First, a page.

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It's Personal ...

  • Published
  • By Col. Slim Morgan
  • 6th Operations Group commander
While there are a lot of common ideas about leadership, I believe that the "formula" for being a successful leader is a very personal thing. When I sat down to think about my personal leadership philosophy, I found myself reaching back to previous leaders whom I have worked for, both good and bad. What I have come up with is a short list, not all-inclusive, of the most important leadership traits to me. That is to say, these are the traits I hope to portray and instill among others. If people remember me as possessing these traits I will consider myself a successful leader. They are not listed in any prioritized order, because I believe a failure in any one of these areas will spell disaster for a would-be leader and the organization.

We are members of an honorable society of warriors. Our success is dependent upon the trust we have in each other. No civilian organization is so uniquely interdependent. Personal and professional integrity demands high standards of morality, ethics, and commitment to the good of the unit, the Air Force and our country that transcend personal ambition and gain. We cannot abuse our positions through fraud, lying, or equivocating our high standards. Be honest with yourself and your country. Do what is right not what is convenient at the time.

We must understand the unit's mission and be able to restate it in our own words. In most instances, achieving the mission requires personal sacrifice. We must instill in the unit a true sense of pride and professionalism that will sustain the people throughout their careers.

We deal with a myriad of people in our lives; we must treat each with courtesy and respect. This holds true not only for our unit but also for all activities that shape our environment. We get a lot more accomplished with polite, reasonable conversation than toe-to-toe, eyeball-to-eyeball confrontation. It's my belief we should bend over backwards to be diplomatic with support organizations. Along these lines, be open to visitors; introduce yourself, make them feel welcome. First impressions are the most important and the most lasting.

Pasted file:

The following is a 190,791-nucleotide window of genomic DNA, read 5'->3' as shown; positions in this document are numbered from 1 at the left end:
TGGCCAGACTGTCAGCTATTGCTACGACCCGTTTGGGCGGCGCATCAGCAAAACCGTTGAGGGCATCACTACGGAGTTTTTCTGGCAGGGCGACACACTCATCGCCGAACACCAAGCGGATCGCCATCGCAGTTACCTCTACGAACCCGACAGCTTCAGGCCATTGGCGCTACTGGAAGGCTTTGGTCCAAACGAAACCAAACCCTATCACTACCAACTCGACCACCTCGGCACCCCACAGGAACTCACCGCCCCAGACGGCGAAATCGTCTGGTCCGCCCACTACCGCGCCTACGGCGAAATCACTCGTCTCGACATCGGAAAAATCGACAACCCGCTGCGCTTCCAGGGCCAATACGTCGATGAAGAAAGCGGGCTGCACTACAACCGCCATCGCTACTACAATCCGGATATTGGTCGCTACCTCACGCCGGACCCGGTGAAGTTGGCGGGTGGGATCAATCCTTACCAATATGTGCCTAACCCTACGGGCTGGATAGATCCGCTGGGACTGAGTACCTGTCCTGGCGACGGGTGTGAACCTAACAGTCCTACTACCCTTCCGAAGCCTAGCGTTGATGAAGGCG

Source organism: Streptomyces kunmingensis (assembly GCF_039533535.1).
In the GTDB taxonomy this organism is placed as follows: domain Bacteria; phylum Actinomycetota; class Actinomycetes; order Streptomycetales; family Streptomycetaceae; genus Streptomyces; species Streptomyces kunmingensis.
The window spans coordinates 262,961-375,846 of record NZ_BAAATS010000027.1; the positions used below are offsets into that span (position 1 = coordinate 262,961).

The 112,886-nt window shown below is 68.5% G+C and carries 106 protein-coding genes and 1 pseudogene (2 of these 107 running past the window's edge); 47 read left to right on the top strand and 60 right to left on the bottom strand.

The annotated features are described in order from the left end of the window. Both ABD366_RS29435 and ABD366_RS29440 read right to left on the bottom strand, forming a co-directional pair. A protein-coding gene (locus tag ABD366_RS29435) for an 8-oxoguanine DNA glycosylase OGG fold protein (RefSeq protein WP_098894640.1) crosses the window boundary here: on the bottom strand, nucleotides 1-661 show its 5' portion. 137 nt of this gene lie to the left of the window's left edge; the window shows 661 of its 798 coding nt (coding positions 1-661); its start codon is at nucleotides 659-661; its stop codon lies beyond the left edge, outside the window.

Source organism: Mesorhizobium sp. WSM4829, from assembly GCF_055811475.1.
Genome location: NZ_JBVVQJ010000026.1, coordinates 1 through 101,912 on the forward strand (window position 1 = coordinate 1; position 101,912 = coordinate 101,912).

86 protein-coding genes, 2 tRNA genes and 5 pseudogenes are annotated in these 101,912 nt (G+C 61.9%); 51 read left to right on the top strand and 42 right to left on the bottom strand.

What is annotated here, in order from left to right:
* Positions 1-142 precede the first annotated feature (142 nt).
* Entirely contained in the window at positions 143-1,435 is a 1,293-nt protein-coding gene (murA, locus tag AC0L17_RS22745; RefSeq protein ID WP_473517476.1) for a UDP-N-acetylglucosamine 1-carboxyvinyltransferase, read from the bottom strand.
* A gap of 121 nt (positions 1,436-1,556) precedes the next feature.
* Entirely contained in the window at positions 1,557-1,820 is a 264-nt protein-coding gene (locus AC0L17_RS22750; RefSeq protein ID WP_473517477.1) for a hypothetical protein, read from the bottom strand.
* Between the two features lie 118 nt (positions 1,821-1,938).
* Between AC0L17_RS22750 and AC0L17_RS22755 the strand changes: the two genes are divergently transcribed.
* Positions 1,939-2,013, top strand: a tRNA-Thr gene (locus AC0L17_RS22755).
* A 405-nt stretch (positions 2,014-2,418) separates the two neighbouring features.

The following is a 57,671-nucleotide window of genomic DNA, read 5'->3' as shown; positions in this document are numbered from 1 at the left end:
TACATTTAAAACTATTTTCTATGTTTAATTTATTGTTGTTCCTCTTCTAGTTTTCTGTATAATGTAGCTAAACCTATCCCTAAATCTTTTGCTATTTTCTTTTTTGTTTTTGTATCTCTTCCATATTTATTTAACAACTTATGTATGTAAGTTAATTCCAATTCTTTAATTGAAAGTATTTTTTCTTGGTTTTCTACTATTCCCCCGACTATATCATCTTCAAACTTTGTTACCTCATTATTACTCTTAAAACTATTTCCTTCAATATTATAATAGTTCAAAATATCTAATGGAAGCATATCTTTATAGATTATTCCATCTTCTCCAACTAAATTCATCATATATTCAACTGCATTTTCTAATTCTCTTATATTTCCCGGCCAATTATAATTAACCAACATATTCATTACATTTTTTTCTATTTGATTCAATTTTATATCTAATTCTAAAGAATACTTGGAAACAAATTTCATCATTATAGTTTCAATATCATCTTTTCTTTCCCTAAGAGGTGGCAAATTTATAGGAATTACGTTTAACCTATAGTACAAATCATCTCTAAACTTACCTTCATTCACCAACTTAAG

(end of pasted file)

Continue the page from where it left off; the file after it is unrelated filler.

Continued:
Can Do
We must always desire to support our bosses with regard to mission tasking. However, the "Can Do" spirit can result in shortcuts and errors in judgement. We must keep the big picture and ensure our seniors understand the impact of the tasking -- don't be afraid to speak "truth to power." Once a decision is made, however, we must support it.

Every person must respect the rights and privileges of their teammates. The stressful environment in which we operate necessitates personal restraint and conscious consideration of others. An individual's worth and self-esteem are inviolate. Everyone has a right to his or her own private beliefs and opinions. We cannot tolerate coercion or harassment. Every member has the right to live without fear of reprisal for doing their duty.

We know what has to be done ... so we simply must do it. Keeping a positive attitude will ease the stress of accomplishing those tasks. We must stay up to date and assist others who are overburdened by taskings ... we are a team. We must also take time to relax, recreate and get away from the rigors of the job and the military.

Proud standards characterize proud men and women in proud units. Some people equate manliness with profanity, drunkenness, flaunting of authority, etc ... This is absolutely wrong, and we cannot tolerate the man or woman who discredits our unit or any of our teammates. We all have the responsibility to intercede in activities that lead to this behavior. A fine, subtle line separates honest horseplay from an incident that could injure, embarrass, or ruin the reputation and career of an individual. We are professionals; we must conduct ourselves like "Pros."

Ours is a demanding, stressful profession. Physical and mental stamina is required to perform to our utmost. Personal physical readiness is essential. A person who is fit can remain alert longer and has greater reserves to call upon when required. The Air Force demands minimum standards of fitness, and we should build upon these programs by moderation in habits and a regular personal fitness program.

We must take care of our people both on the job and off. This implies that we must know our people and even more important, listen to them. The people on our team are the ones who accomplish the mission. Our job is to make sure they have everything they need to do their job, as well as to remove as many obstacles as possible. We are the filter to keep them freed up to accomplish the mission. Listen to the members of our team, give them what they need, provide any necessary top cover and then get out of the way. Let them amaze us with their ability and accomplishments. Do not hold them back.

Loyalty is the cement that holds us together. It's the basic element of a top-notch unit. Loyalty implies trust and trust implies honesty. Our success and the success of the unit depend on our loyalty and our willingness to do what is right. For example, logs must be complete and scrupulously accurate. Reports, be they written or verbal, must be honest and truly reflect the situation. Loyalty means we air our differences of opinion among ourselves, within the unit and not throughout the base. We must welcome constructive criticism and new ideas ... be part of the solution.

This is my personal philosophy and formula for being a successful leader and I believe it has served me well while commanding three squadrons and two groups. I share it with you in hopes it will help you develop your own personal leadership philosophy.